He was confirmed on the 31 March, 1912 by Andrew G. Bowman. He was baptized by Alvin A. Beesley. On 9 December, 1912 he was ordained a Priest by William Leatham. He was ordained an Elder on 3 January, 1915 by Ira B. Cannon. On 28 February, 1937 he was ordained a High Priest by William P. Clayton.
Somewhere around 1912 romance came into his life. He met Eleda M. Nordquist during that year and on 4 June, 1918 he married her in the Salt Lake Temple. He was married by Bishop Christensen. For their honeymoon they decided to go to California. They spent a very lovely two weeks together and then came back to Salt Lake to live. My father was working in Salt Lake City at that time.
I was the first child born into the family. I was born on 6 May, 1919 in Salt Lake City, Utah. They hardly understood where I got my red hair from as my father had brown hair at this time and my mother also had brown hair. I was very small in size, only weighing four and a half pounds at birth. They named me Grace. My brother was the second child. He was born 8 June, 1922, in Winter Quarters, Utah. He was medium sized baby weighing eight pounds at birth. My father was working in a mine again at the time he was born.
In November of 1923 he again moved. This time he moved to Provo where he has lived ever since. He had obtained a position in the Provo railroad shops. He worked at the shops until the depression came along. He was out of work for nearly two years before he was able to find a job this time. He became worried, but he finally got a job doing janitor work in the City and County Building. This led to many other jobs and at last he was able to obtain work with the State Highway Department. This, he kept until a year ago when the shops here in Provo called him to come back to work. Again he was laid off in the fall of last year, and only recently regained it again.
When we moved to the Bonneville Ward, my father's desire, to do things in the Church, was greatly increased. He was first made a supervisor of a group of Deacons. This work took a lot of his spare time. He prepared his lessons for Priesthood meeting, attended nearly every meeting, all meetings except when he was away from home, and enjoyed working with these boys very much. He helped to improve these boys' lives as much as possible. On 28 February, 1937 he was ordained a High Priest. This made him even stricter in his connection with the Church principals than he had been before, and he enjoy attending Church meetings even more. In the Fall of 1937, he was asked by the Bishop of our Ward to take over the Church Security program for our Church. He accepted this position and has given much of his time to this work. This new position takes nearly all of his free hours away from home.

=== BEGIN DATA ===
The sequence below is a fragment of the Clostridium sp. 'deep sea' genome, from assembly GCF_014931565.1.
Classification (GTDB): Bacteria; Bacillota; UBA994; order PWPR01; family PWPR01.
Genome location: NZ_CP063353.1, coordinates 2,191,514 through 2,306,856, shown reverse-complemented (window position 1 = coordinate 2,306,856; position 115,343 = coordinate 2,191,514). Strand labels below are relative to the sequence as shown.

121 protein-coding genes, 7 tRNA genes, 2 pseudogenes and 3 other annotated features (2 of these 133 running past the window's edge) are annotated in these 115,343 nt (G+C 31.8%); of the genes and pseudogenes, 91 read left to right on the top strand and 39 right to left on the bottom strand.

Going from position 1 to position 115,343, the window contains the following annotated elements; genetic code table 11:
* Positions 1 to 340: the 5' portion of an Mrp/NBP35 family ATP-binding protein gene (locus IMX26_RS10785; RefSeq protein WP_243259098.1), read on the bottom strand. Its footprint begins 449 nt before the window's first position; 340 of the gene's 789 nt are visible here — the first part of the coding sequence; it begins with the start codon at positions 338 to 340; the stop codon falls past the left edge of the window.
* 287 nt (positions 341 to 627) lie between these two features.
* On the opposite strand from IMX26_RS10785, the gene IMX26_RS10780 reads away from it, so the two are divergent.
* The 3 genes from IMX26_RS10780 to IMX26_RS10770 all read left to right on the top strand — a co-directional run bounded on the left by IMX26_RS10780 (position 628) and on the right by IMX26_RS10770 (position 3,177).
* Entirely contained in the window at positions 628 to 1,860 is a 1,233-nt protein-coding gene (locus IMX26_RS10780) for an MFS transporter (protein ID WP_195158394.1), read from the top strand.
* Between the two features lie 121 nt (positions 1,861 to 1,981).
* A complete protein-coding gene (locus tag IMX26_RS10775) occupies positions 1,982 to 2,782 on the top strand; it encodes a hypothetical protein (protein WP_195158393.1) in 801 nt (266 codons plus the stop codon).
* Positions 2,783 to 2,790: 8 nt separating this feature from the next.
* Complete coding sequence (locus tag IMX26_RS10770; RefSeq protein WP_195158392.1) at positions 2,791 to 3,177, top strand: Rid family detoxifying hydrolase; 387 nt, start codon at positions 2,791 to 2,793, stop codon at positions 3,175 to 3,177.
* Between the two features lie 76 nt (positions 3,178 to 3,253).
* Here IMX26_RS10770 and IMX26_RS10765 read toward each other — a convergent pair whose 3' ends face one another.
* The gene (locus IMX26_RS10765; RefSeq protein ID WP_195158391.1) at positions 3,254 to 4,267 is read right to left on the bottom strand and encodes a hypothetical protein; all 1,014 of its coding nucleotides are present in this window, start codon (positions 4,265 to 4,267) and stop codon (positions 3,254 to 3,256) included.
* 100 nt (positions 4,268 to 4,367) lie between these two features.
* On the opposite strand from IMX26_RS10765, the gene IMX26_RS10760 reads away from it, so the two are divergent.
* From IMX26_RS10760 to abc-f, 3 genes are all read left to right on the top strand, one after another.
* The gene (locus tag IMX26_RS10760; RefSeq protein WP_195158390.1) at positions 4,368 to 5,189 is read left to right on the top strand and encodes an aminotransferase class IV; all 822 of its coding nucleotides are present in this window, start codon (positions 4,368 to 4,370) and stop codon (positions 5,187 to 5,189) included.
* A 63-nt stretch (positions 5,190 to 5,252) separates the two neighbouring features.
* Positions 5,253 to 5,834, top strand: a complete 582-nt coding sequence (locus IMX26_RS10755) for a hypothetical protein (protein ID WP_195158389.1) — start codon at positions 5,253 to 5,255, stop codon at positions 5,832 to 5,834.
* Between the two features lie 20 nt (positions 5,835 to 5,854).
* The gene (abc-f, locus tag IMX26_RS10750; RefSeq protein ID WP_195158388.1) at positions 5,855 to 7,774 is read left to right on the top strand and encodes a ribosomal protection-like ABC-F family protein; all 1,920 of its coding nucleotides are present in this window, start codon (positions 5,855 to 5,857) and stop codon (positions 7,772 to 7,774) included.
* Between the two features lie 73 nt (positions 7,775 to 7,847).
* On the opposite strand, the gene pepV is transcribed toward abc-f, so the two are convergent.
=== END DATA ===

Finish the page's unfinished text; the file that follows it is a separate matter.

One of the hobbies that my father has enjoyed to a great extent is his first aid classes. He first became interested in first aid work while he was working in the mines in Carbon County. When we moved to Provo, he was very happy indeed to find the shops taught first aid classes also. He enrolled in these courses, and soon had his American Red Cross Pin for first aid. He was then asked to be assistant scout master in the Fifth Ward. The boys in the Fifth Ward started passing first aid tests under the supervision of my father. As the years rolled slowly by he gradually helped the boys with their firs aid more and more, until finally he was made the Stake Leader for first aid for boy scouts. He then started teaching adult classes in this type of work. He just recently held one of these classes in the Provo High School. He is hoping that he will teach many more classes of this kind in the future. He taught first aid classes in every city through out Utah County.
There is one thing in Church work that my father is particularly interested in. He likes genealogy more than nearly anything else. He constantly tries to find new names to do work for in the Temple. He goes through the Temple every chance he gets and tries to do all he can in this type of work. He has always enjoyed this work ever since he once got started working in it.